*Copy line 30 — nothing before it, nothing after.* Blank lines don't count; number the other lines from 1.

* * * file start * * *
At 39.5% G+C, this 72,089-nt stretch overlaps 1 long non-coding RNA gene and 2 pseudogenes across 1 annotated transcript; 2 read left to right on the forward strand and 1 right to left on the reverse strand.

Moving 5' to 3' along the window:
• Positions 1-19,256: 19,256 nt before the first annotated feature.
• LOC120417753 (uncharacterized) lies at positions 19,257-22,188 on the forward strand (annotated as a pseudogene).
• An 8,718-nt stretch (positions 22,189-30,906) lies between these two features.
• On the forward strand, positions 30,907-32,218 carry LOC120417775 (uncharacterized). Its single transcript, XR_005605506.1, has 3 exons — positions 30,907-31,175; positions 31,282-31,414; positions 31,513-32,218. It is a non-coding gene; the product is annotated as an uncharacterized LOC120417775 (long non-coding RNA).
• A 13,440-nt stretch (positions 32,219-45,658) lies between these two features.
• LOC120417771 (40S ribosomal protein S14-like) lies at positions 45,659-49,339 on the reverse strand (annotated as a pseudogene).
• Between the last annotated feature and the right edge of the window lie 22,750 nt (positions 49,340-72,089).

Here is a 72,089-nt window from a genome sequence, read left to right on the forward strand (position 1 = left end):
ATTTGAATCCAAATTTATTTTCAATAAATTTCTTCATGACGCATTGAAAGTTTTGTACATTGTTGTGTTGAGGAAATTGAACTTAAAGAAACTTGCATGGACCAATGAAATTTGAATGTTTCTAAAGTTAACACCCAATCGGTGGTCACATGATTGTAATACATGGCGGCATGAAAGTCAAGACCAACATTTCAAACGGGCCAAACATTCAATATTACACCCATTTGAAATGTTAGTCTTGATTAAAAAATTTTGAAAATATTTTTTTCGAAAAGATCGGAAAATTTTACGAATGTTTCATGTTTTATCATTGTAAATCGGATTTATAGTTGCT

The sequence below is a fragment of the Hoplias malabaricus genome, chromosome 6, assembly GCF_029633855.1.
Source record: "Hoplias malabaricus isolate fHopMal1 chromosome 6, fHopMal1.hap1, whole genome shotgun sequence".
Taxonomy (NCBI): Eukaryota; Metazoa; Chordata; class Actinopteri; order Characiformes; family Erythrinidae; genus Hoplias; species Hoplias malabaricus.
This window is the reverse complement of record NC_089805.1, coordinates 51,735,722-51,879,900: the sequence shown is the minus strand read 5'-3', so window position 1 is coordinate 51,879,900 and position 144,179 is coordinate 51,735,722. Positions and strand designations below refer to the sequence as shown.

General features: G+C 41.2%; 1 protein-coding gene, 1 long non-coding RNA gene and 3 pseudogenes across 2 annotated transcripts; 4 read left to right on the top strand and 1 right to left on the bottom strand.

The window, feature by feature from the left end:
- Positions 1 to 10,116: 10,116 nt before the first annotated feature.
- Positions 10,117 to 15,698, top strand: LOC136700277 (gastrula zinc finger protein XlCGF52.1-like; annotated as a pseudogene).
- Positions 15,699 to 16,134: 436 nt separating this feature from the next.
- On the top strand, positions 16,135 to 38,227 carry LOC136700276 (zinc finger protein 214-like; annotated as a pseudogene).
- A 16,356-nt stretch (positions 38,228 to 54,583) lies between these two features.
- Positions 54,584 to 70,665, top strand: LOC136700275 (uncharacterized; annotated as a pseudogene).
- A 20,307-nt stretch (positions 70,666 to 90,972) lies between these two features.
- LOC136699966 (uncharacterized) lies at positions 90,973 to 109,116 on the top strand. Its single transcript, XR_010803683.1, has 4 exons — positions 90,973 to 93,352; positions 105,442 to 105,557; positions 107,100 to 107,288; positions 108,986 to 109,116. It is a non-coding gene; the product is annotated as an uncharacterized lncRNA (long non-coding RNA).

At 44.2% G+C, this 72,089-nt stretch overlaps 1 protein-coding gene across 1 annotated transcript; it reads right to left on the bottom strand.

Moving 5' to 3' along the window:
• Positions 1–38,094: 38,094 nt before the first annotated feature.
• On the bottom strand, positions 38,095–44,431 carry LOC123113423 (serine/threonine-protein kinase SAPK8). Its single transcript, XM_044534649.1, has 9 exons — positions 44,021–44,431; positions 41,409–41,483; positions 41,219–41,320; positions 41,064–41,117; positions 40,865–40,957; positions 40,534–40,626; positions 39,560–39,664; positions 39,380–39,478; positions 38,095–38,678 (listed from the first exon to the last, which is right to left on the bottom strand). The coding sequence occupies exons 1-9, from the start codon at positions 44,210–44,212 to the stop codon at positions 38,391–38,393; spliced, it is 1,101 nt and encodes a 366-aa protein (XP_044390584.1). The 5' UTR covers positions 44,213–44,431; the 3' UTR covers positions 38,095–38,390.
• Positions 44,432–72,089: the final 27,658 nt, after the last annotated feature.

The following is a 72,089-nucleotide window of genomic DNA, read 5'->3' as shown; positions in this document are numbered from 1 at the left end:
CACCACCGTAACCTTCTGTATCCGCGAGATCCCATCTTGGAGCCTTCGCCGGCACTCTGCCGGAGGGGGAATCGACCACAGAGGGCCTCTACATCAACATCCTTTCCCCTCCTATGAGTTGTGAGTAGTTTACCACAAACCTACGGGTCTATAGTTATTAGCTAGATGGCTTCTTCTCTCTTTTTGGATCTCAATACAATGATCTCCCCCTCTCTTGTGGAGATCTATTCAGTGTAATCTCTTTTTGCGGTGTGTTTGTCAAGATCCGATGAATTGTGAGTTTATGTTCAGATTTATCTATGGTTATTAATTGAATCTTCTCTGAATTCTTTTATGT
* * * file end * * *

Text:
• Positions 44,432–72,089: the final 27,658 nt, after the last annotated feature.